#EU-China Summit: closer collaboration needed on ICT

| April 12, 2019

A senior Huawei official has called for “closer collaboration” between the EU and China, particularly in the ICT field.

Speaking on Wednesday, Abraham Liu, who heads up the company’s Office to the EU institutions, said there was “great potential” for cooperation, not least in 5G, cybersecurity and Artificial Intelligence.

He said, “The EU and China have a history of ICT development and we should take advantage of this by working closely together.”

Currently, China is the EU’s second biggest trading partner after the US and the EU is China’s biggest trading partner.

As the volume of trade between the two sides was so high – the EU accounts for 13percent of China’s imports and takes in 16 percent of China’s exports – it was “vitally important” for the two to work closely together, he said.

His comments are timely as they come after the annual EU-China Summit in Brussels on Tuesday.

After the summit, Donald Tusk and Jean-Claude Juncker, presidents of the council and commission, and Chinese Premier Li Keqiang issued a joint statement saying, “The EU and China recognise their responsibility to lead by example, pursue policies that support an open, balanced, and inclusive global economy which is beneficial to all, and encourage trade and investment,” adding that they “firmly support the rules-based multilateral trading system with the WTO [World Trade Organization] at its core, fight against unilateralism and protectionism, and commit to complying with WTO rules.”

At an EU Reporter roundtable discussion on EU/China relations, Liu welcomed the outcome of the summit and went on to say that he believes current relations between the two sides are “built on strong foundations.”

He said, “Both European and Chinese companies have developed very good relationships and a lot of progress has been made.”

Tusk admitted that the summit discussions had been “difficult” and Liu, speaking in parliament, also conceded that both the EU and China had to overcome “some obstacles”.

These, he suggested, include ongoing trust and transparency issues but he expressed “optimism” that such matters could be dealt with successfully.

“A lot of European companies go to China and face challenges but most of them see these through and have been successful,” said, Liu, Huawei’s Chief Representative to the EU Institutions and vice president for the European Region.

He told the debate in the European parliament, “I return to China quite regularly and I have witnessed the big changes that are taking place so, yes, I am optimistic that what is being promised (by the Chinese authorities) will actually happen.”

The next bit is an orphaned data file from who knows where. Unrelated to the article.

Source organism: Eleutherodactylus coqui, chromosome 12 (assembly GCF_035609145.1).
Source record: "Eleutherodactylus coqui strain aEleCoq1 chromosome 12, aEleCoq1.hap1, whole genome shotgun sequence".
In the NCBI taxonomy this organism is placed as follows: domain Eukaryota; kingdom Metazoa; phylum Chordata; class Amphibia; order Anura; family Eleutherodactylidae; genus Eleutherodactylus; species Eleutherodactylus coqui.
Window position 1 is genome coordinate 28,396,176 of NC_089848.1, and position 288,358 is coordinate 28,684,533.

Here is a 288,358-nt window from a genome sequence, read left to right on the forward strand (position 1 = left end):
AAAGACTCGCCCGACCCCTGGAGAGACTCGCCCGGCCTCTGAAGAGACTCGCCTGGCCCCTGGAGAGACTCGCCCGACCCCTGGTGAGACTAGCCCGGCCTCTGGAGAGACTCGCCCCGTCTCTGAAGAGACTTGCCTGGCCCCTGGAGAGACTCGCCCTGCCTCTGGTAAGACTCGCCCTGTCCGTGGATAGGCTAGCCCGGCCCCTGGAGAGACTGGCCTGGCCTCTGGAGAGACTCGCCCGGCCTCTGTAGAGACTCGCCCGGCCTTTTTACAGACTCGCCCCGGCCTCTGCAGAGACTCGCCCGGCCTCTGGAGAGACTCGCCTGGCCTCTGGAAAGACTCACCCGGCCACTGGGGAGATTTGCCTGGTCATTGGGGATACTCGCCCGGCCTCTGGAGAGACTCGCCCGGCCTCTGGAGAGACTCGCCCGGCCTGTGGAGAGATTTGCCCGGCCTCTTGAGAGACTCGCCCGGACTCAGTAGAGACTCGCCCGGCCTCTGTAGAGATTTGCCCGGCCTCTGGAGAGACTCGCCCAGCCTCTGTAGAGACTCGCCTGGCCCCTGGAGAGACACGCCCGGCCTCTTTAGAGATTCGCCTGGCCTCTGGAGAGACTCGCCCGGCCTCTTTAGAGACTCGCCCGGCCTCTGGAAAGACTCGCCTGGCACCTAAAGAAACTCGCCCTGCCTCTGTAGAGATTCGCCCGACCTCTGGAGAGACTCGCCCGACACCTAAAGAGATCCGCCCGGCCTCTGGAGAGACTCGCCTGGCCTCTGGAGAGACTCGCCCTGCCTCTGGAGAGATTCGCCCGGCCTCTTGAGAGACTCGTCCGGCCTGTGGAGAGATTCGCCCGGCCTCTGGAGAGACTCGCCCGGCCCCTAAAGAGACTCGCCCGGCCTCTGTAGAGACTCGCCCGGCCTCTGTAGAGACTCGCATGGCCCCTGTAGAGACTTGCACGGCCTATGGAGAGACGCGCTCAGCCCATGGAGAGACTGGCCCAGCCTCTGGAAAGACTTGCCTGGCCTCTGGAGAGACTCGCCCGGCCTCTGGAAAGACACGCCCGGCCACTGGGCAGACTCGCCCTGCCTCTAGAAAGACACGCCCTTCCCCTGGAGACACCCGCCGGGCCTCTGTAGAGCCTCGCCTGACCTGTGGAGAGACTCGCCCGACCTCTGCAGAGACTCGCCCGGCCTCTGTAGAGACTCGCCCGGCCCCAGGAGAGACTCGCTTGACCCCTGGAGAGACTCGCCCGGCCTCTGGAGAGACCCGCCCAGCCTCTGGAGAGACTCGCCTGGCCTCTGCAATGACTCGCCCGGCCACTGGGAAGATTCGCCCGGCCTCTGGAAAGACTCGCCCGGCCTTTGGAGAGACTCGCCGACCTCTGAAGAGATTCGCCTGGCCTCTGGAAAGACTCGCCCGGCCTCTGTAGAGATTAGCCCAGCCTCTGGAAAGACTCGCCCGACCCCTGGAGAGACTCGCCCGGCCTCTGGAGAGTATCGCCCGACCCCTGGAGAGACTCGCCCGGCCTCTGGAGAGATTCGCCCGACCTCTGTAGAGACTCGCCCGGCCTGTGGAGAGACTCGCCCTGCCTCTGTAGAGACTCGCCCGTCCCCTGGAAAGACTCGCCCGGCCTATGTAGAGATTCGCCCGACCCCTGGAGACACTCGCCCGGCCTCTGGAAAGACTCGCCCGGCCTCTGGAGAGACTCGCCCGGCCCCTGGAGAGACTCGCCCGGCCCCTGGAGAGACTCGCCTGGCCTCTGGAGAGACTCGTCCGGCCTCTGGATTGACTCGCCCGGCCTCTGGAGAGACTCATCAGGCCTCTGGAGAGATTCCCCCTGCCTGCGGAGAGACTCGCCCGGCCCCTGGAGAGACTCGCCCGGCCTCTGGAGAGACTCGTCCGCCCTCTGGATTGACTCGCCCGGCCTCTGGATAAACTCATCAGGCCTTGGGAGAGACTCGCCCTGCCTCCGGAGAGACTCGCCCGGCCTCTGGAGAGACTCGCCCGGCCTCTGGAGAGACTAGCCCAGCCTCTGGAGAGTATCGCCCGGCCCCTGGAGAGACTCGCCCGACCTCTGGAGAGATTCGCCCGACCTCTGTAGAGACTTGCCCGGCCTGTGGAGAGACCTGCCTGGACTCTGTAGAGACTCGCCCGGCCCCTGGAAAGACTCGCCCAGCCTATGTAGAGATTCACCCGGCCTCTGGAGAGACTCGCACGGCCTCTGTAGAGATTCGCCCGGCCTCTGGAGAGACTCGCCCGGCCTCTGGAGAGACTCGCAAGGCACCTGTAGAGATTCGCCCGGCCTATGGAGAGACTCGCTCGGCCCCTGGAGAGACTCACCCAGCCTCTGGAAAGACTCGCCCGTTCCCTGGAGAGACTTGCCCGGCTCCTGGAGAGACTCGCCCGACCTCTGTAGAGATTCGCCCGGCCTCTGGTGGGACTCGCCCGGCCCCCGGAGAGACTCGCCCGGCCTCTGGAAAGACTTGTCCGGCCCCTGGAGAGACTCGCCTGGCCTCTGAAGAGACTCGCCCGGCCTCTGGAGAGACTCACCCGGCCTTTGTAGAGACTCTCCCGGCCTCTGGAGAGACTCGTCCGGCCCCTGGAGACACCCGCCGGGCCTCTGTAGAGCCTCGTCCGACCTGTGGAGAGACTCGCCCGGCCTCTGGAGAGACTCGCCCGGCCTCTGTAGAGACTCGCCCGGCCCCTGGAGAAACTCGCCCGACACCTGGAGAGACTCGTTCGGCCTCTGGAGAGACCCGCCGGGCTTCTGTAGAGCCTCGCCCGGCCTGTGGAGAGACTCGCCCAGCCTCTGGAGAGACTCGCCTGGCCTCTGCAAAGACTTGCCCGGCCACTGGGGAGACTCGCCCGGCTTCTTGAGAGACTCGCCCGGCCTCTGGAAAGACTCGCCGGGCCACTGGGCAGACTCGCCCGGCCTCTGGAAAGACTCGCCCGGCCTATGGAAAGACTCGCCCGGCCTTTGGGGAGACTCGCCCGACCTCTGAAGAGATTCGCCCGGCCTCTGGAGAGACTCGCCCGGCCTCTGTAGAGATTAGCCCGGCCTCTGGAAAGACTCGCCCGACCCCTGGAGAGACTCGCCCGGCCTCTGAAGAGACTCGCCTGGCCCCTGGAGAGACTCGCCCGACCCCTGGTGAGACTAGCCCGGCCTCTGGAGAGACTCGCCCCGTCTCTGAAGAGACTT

On the trust issue, he also made a robust defence of his company amid the ongoing debate about its role in the roll out in Europe of 5G technology and allegations, which it has strenuously refuted, that it has “spied” for the Chinese regime in the past.

He stressed that Huawei is “100 per cent” a private company and “100per cent” employee owned and not a state enterprise.

Its relationship, he said, with the Chinese government was the same as with governments in each of the 170 countries in which it operates.

He said, “There is zero evidence (of any wrongdoing) and we are totally committed to serving our customers. The success we have had is based on serving our customers better than our competitors.”

Further comment came from German MEP Helmut Scholz,who has lived and worked in China and said  he too was satisfied with the outcome of this week’s summit, adding, “What we need now is implementation (of the summit proposals). That is still ahead of us and it will be much more difficult.”

On trade issues,he said, “It is important to realise that trade must serve the citizens and not just the profit margins of companies.”

He noted that in dealing with economic powerhouses such as China “naturally raises suspicions” in some quarters and that other related issues, such as ecological and employment matters, had to be taken into consideration.

Another member of the 3-man panel, Daniel Gros, director of the Centre for European Policy Studies, a leading Brussels based think tank, also touched on another thorny issue: procurement.

On this, he said, “In some ways China could be more open in this area but Europe itself has a long way to go too.”

At the summit leaders voiced joint support for rules based trade and reform of the World Trade Organisation.

But, in Gros’ experience what companies in Europe often complain about was their “treatment” in trying to operate in China.

 

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